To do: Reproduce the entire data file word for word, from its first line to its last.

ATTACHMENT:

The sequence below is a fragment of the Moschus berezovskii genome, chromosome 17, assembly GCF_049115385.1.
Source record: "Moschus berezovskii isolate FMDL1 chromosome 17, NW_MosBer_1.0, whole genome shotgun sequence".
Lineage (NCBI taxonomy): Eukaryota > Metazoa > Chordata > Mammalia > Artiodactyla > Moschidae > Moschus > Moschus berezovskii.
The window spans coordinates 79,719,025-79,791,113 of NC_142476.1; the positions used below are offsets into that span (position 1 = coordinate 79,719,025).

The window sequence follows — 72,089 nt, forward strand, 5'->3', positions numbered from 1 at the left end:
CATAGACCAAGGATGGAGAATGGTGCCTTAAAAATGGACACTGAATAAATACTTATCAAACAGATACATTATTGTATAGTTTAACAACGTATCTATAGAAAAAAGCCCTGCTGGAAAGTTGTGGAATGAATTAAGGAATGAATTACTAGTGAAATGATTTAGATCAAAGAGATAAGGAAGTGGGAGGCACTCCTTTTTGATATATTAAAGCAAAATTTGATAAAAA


The sequence below is a fragment of the Moschus berezovskii genome, chromosome 17, assembly GCF_049115385.1.
Source record: "Moschus berezovskii isolate FMDL1 chromosome 17, NW_MosBer_1.0, whole genome shotgun sequence".
Lineage (NCBI taxonomy): Eukaryota > Metazoa > Chordata > Mammalia > Artiodactyla > Moschidae > Moschus > Moschus berezovskii.
The window spans coordinates 79,719,025-79,791,113 of NC_142476.1; the positions used below are offsets into that span (position 1 = coordinate 79,719,025).

The window sequence follows — 72,089 nt, forward strand, 5'->3', positions numbered from 1 at the left end:
CATAGACCAAGGATGGAGAATGGTGCCTTAAAAATGGACACTGAATAAATACTTATCAAACAGATACATTATTGTATAGTTTAACAACGTATCTATAGAAAAAAGCCCTGCTGGAAAGTTGTGGAATGAATTAAGGAATGAATTACTAGTGAAATGATTTAGATCAAAGAGATAAGGAAGTGGGAGGCACTCCTTTTTGATATATTAAAGCAAAATTTGATAAAAA